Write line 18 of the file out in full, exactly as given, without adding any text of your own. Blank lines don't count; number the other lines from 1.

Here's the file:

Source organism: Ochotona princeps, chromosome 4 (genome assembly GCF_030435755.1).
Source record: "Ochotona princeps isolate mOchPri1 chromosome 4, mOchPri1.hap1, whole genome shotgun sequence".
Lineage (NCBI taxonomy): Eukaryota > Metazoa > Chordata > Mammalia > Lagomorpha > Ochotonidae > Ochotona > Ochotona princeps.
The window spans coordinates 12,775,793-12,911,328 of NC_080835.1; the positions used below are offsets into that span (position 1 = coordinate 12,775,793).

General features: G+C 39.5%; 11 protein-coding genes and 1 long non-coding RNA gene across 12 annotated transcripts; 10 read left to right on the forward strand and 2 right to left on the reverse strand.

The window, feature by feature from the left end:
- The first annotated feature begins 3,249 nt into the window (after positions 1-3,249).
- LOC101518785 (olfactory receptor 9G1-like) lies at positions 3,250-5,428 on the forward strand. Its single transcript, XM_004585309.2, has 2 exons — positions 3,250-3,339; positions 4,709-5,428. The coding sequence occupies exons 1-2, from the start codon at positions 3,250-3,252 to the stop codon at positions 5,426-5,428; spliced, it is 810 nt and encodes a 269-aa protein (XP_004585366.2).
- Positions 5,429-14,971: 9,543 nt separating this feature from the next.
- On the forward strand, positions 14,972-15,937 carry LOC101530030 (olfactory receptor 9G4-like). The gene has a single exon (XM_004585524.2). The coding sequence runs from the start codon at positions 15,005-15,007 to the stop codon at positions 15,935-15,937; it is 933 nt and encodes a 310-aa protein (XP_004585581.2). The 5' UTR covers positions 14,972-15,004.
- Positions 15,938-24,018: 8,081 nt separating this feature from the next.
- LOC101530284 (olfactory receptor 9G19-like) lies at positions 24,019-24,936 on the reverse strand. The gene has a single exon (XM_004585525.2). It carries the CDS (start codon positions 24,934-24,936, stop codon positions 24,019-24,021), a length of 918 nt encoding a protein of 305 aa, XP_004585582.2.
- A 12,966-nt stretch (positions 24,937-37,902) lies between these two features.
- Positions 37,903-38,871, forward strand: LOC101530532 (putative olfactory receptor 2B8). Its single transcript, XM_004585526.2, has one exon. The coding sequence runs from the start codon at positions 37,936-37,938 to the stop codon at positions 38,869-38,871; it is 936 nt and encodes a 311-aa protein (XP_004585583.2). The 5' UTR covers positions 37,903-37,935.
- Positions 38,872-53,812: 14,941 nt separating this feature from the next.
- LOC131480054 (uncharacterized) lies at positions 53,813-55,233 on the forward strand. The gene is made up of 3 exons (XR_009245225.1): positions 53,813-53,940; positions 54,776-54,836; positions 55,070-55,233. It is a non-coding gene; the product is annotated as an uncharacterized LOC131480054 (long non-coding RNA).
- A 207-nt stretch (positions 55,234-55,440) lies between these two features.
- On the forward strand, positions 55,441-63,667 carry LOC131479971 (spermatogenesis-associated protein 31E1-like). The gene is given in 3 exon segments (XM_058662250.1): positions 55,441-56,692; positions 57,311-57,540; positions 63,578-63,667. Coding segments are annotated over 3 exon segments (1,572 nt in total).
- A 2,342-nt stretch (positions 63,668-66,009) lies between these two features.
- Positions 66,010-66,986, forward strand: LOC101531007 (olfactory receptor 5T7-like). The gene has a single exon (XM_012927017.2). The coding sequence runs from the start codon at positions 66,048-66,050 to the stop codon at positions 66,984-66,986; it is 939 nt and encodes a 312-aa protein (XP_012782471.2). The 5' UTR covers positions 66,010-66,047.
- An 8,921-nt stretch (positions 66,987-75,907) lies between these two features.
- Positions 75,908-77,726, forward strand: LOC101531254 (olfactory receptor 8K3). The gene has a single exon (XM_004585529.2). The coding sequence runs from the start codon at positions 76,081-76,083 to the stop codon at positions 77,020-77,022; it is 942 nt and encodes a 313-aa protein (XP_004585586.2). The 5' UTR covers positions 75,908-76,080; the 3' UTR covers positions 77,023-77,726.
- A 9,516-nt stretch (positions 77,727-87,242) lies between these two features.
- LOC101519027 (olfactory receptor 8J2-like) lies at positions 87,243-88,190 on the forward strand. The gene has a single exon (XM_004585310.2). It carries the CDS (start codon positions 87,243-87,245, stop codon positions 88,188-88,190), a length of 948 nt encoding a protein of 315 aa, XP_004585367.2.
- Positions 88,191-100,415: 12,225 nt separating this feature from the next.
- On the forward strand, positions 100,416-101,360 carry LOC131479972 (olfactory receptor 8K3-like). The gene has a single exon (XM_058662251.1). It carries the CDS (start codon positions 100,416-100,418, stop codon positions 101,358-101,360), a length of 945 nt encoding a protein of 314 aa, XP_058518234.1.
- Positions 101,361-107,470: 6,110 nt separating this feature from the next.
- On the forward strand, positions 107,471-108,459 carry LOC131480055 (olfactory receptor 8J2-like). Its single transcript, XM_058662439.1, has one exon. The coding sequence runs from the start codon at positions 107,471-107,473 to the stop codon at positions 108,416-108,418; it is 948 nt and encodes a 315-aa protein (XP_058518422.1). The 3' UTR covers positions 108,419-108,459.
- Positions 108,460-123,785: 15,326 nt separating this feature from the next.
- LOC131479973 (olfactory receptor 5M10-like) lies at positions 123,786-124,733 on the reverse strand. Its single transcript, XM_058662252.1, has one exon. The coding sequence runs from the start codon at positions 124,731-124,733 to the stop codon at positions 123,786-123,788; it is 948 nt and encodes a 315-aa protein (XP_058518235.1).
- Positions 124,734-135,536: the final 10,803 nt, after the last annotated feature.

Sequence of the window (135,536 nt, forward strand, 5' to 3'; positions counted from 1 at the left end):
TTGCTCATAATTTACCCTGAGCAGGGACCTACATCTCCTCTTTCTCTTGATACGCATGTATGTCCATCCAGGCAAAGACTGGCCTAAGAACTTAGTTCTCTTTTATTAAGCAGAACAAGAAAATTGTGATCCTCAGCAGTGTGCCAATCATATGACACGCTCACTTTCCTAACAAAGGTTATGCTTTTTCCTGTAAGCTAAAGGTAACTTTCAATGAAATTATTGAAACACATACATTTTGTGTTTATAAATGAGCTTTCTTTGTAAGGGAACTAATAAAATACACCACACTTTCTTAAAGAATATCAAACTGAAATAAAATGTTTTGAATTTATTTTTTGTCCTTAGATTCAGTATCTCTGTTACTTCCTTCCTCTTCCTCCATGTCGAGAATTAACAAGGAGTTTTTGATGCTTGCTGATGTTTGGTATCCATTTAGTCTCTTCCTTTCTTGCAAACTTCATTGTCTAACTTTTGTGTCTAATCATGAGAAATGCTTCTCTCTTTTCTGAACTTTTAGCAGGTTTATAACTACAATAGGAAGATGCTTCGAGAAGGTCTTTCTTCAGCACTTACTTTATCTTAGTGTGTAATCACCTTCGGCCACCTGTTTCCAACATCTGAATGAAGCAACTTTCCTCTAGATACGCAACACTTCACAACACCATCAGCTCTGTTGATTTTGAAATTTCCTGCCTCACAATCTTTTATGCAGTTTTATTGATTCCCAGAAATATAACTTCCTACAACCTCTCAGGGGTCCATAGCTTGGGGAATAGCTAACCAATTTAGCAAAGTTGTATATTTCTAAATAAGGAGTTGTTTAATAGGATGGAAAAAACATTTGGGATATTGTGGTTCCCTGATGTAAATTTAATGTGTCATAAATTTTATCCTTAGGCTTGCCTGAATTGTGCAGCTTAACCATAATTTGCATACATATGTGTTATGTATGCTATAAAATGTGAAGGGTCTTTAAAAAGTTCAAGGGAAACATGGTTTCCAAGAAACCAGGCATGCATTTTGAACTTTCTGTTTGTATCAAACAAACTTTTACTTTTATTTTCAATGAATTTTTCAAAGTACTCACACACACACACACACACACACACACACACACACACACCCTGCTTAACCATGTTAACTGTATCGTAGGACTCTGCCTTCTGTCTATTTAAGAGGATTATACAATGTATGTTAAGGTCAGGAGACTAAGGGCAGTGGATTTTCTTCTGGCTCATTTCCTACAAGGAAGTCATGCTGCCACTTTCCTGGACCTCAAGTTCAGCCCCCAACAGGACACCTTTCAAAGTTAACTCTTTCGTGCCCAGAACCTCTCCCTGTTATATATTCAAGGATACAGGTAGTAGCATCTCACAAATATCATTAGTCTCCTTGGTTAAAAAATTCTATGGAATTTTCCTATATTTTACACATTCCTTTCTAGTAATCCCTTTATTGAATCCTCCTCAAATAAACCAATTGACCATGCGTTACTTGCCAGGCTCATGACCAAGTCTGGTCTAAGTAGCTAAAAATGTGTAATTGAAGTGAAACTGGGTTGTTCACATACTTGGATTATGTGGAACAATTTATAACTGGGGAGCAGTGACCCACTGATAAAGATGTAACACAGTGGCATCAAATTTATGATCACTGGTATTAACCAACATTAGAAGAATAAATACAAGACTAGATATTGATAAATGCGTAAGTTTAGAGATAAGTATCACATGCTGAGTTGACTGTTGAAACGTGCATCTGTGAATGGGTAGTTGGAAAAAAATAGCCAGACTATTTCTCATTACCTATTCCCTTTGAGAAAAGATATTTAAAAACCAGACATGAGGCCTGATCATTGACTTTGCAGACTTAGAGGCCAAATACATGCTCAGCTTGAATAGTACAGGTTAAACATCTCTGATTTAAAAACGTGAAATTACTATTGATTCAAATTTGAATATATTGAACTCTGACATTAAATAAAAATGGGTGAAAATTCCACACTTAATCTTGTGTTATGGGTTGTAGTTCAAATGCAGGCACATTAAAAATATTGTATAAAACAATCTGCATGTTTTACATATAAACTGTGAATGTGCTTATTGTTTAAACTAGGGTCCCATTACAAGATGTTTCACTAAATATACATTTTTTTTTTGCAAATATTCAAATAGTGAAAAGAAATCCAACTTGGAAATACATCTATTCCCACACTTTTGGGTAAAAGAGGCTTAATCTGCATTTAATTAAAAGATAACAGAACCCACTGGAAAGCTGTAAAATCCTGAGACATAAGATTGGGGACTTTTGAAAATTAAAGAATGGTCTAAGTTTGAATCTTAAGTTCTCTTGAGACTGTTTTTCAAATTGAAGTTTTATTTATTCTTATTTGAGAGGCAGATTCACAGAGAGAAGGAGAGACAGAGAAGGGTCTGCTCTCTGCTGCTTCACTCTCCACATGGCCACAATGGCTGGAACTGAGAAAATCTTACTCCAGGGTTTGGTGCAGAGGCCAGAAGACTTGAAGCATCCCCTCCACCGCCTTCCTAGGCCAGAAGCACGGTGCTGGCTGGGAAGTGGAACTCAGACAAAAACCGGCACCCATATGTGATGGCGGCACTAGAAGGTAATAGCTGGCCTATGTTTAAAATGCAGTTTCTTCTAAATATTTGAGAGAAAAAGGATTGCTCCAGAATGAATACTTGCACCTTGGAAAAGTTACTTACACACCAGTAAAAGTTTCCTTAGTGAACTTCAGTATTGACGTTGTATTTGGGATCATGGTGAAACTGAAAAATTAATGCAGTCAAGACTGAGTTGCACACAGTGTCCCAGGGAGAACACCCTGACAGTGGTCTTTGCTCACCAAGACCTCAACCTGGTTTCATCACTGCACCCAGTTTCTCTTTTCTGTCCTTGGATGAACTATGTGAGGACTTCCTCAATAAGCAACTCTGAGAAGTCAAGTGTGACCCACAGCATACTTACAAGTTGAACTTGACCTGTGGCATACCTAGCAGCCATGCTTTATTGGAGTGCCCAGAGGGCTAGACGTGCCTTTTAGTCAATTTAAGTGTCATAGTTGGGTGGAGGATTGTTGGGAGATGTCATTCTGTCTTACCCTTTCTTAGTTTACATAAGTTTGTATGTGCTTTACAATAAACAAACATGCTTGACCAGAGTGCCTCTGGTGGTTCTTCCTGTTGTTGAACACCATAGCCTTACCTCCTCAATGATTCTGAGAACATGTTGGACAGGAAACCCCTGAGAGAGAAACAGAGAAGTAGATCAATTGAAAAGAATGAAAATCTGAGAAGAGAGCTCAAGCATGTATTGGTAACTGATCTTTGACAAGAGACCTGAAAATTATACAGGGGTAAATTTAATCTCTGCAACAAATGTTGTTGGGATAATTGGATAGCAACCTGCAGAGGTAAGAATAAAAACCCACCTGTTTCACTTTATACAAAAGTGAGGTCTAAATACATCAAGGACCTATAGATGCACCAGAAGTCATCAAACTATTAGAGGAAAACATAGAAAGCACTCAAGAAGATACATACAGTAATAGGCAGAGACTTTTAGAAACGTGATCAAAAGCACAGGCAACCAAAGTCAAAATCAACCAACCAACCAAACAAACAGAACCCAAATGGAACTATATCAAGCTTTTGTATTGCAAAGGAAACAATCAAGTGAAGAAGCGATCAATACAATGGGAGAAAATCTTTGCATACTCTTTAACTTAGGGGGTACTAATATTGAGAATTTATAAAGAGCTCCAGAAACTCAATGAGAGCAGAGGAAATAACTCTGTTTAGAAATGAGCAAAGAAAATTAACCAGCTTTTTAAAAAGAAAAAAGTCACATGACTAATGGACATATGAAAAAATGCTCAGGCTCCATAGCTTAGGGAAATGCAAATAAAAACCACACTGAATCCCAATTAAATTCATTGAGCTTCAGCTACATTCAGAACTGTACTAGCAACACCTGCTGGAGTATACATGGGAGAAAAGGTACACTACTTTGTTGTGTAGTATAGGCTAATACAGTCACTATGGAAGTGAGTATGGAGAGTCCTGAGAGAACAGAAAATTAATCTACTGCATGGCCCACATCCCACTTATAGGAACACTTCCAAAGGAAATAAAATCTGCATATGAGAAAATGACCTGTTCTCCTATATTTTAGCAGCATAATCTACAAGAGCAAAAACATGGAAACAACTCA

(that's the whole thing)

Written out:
- On the forward strand, positions 55,441-63,667 carry LOC131479971 (spermatogenesis-associated protein 31E1-like). The gene is given in 3 exon segments (XM_058662250.1): positions 55,441-56,692; positions 57,311-57,540; positions 63,578-63,667. Coding segments are annotated over 3 exon segments (1,572 nt in total).